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A 40’ Efficient Cruiser

The as-yet unnamed 40’ (12.2m) Efficient Cruiser uses a hull shape and layout I’ve worked on and tank tested for years, so I was glad when Al Hutchinson of Covey Island Boatbuilders contacted me about working with them and Aspin Kemp and Associates (AKA) to develop a really efficient coastal cruiser/weekender that looked traditional, while propelled by a cutting-edge hybrid system. 

General Arrangement

The boat is designed for coastal cruising, as a weekender for a small family, or for a couple with occasional guests.  A very functional and good-sized galley - located between the cockpit and saloon - services both spaces equally well. With simplicity in mind, a single very accessible three-piece washroom was chosen over two smaller ones. Its location allows swimmers to easily hop in the shower and rinse off and plumbing is simplified by locating the washroom and galley near each other. The galley includes a four-burner range (propane or electric), refrigerator, sink and good storage.

The cockpit has a transom gate opening onto the swim platform - which is perfect for access to a dock, the tender, or for swimming.  The cockpit also has comfortable seating, a drop-leaf table, generous storage below the seats, and a space-saving sliding door to the galley area. Roll-down tent netting sides and stern turns this area into an insect-free lounge, or even a campsite for kids.

Powering analysis show the design to be very efficient at speeds up to 14 knots, though around 10 knots would be the usual cruising speed.  Although narrow, the wide run aft provides plenty of stability and a clean, low-wake run. The slippery lower hull houses the engine, drivetrain, batteries, and tanks.

The modern shape of the lower hull ensures that non-turbulent water arrives at the propeller and rudder for efficient cruising.  The Kitchen Rudder - once popular on British and Canadian battleships - increases propeller efficiency (the “nozzle” effect) while improving turning, stopping, reversing, and stern-thrusting. 

The topsides, decks, and cabin harken to the golden era of cruising, and don't give any hints about the modern lower hull shape.  I drew on the designs of William Atkin and Dave Gerr for the look and feel outside.  The interior layout is unique as well: rather than separating outside and inside areas - which usually results in wasted deck space - this cruiser allows passengers to enjoy the outside while in the comfort of a well-lit and ventilated living area.  The windows are large and many open, and there is 7' of headroom on the main level.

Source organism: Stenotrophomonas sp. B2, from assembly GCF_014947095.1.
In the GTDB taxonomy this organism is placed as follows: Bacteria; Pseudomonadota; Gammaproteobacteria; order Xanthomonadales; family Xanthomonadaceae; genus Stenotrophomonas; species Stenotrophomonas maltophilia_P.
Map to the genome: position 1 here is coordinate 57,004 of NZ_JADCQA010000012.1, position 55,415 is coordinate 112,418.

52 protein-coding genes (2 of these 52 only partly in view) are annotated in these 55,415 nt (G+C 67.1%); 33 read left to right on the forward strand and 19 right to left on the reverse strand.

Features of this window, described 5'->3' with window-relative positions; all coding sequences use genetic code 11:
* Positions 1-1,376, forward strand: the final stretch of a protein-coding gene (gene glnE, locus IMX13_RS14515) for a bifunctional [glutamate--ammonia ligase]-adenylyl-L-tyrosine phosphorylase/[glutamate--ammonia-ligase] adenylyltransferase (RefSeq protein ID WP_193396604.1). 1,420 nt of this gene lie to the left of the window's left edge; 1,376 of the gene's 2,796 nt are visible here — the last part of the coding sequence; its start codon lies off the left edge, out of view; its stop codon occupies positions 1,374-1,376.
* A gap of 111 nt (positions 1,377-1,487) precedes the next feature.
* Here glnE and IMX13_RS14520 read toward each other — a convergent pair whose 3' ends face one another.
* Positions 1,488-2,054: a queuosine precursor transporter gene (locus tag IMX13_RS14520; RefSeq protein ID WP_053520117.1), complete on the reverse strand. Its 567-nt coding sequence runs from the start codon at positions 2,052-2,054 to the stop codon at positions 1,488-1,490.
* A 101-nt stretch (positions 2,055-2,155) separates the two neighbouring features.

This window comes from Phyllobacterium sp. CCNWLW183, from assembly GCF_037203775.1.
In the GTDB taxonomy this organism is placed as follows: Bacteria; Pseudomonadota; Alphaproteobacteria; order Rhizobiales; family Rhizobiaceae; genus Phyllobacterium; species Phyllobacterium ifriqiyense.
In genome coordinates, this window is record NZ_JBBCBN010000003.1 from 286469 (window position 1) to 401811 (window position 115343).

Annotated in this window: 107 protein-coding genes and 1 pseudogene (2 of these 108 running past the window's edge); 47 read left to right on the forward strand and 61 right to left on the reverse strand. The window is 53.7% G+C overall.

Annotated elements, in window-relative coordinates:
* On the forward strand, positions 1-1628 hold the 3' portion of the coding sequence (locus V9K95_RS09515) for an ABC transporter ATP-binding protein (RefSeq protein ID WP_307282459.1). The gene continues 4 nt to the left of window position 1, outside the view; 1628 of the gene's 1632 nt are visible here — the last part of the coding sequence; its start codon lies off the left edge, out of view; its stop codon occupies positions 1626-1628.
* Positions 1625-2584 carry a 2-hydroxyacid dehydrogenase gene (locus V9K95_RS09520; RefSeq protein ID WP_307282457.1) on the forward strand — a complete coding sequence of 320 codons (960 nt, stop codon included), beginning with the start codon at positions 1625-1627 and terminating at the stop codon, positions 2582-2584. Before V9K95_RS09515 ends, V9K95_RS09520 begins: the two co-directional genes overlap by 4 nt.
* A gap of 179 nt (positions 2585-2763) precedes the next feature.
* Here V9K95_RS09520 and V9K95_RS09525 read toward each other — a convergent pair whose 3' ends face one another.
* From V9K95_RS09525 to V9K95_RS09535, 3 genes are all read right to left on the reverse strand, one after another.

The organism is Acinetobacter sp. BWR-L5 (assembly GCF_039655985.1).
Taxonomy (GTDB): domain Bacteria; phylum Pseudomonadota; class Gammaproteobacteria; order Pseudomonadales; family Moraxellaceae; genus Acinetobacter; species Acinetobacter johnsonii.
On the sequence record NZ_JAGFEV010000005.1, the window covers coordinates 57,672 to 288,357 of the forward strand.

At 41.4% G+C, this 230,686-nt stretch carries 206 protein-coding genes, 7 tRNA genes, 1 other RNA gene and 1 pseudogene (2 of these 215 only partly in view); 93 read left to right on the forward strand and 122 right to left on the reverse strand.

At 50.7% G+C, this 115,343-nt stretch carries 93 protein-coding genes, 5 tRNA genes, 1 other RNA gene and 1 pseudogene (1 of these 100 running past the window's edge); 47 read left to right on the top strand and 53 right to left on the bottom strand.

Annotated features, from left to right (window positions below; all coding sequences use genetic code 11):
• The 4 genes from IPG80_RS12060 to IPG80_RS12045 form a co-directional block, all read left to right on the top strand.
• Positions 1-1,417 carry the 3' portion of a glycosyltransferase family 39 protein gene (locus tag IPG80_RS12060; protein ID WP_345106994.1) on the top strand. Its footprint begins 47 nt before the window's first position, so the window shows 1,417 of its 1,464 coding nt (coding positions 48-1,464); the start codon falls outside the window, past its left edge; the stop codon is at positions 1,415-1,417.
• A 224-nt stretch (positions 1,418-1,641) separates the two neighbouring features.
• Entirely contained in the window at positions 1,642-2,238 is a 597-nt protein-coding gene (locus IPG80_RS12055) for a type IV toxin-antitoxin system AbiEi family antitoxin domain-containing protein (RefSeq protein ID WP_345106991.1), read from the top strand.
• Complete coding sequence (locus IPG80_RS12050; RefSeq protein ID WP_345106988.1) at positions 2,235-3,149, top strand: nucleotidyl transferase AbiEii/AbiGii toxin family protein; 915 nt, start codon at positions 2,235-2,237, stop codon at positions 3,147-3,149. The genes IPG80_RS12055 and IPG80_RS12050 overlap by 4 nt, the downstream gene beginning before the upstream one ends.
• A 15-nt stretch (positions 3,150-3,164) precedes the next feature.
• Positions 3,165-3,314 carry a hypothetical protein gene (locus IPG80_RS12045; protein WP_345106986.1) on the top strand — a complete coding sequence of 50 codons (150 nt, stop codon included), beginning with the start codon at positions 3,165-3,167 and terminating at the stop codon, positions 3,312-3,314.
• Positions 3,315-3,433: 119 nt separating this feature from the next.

A few weeks later I was really happy to hear Dick Newick, Nigel Irens, and Vincent Loriot Prévost at the 2012 IBEX show in Louisville, Kentucky describe what their ideal efficient powerboat setup would be.  Based on their extensive and successful multihull design experiences they each described a similar hull shape: deep sections forward, dead flat run, maybe a chine part-way to all the way back, about a 5:1 beam/length ratio, and a small diesel engine.  They were low powered for displacement speeds or speed/length ratios not too much over that.  This was just what I was working on but my hull shape - based on a catamaran hull I had tank tested - was a bit different. (see Ghost).  It turns out this hull shape is very adaptable to different requirements.















2.24’ lbs

10,775 lbs



60hp Diesel







The raised settees in the saloon provide a unique panoramic view, while each converts to a generous single berth. The large table is perfect for food preparation, dining, laptops, and games.

Forward of the saloon are the companionway steps - to port and starboard, as well as the sliding hatches and doors. They provide excellent access to docks or rafted boats, or for working forward along the wheelhouse sides. Both hatches and doors may be left open in good weather, or a combination of open and closed may be used, depending on the conditions.

Forward of the stairs and to port is a pellet stove in a tiled area - to take the chill off in the shoulder seasons, or on cool days and nights.  A chart table with drawer storage below is to starboard. The raised helm is forward of this, and provides excellent visibility all around, even straight back to the cockpit.  All controls, monitors, electrical panel, and gauges are easily accessed from here. The co-pilot’s seat to port has an excellent view of things as well.

On the way to the generous vee-berth in the forward cabin there is a hanging locker to starboard and drawers and shelf storage to port. The centre of the vee-berth flips up for easy access to steps - to a swing-out ladder that leads to the big access hatch to the foredeck area.

There is ample storage below the vee-berth, and forward of this is the rope locker.

One change I’d make is to widen the hull by another foot. This increase in beam wouldn’t much affect performance at cruising speeds, and the room would be welcome.

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